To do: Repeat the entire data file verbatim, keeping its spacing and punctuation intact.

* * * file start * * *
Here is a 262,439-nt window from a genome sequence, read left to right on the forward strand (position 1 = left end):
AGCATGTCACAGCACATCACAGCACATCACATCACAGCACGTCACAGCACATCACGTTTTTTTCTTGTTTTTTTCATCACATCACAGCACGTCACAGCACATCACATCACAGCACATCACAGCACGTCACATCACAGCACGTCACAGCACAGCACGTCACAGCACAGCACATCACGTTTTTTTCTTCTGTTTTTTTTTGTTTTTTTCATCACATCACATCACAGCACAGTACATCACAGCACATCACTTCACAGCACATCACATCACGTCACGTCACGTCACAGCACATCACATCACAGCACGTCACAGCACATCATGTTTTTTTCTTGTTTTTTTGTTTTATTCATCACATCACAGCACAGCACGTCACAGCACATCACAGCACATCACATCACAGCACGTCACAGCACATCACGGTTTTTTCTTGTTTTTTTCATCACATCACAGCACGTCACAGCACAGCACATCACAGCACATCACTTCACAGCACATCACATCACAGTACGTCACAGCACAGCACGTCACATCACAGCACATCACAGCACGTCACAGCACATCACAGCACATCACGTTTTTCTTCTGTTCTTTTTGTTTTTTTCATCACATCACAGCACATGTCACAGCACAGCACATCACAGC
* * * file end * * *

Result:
Here is a 262,439-nt window from a genome sequence, read left to right on the forward strand (position 1 = left end):
AGCATGTCACAGCACATCACAGCACATCACATCACAGCACGTCACAGCACATCACGTTTTTTTCTTGTTTTTTTCATCACATCACAGCACGTCACAGCACATCACATCACAGCACATCACAGCACGTCACATCACAGCACGTCACAGCACAGCACGTCACAGCACAGCACATCACGTTTTTTTCTTCTGTTTTTTTTTGTTTTTTTCATCACATCACATCACAGCACAGTACATCACAGCACATCACTTCACAGCACATCACATCACGTCACGTCACGTCACAGCACATCACATCACAGCACGTCACAGCACATCATGTTTTTTTCTTGTTTTTTTGTTTTATTCATCACATCACAGCACAGCACGTCACAGCACATCACAGCACATCACATCACAGCACGTCACAGCACATCACGGTTTTTTCTTGTTTTTTTCATCACATCACAGCACGTCACAGCACAGCACATCACAGCACATCACTTCACAGCACATCACATCACAGTACGTCACAGCACAGCACGTCACATCACAGCACATCACAGCACGTCACAGCACATCACAGCACATCACGTTTTTCTTCTGTTCTTTTTGTTTTTTTCATCACATCACAGCACATGTCACAGCACAGCACATCACAGC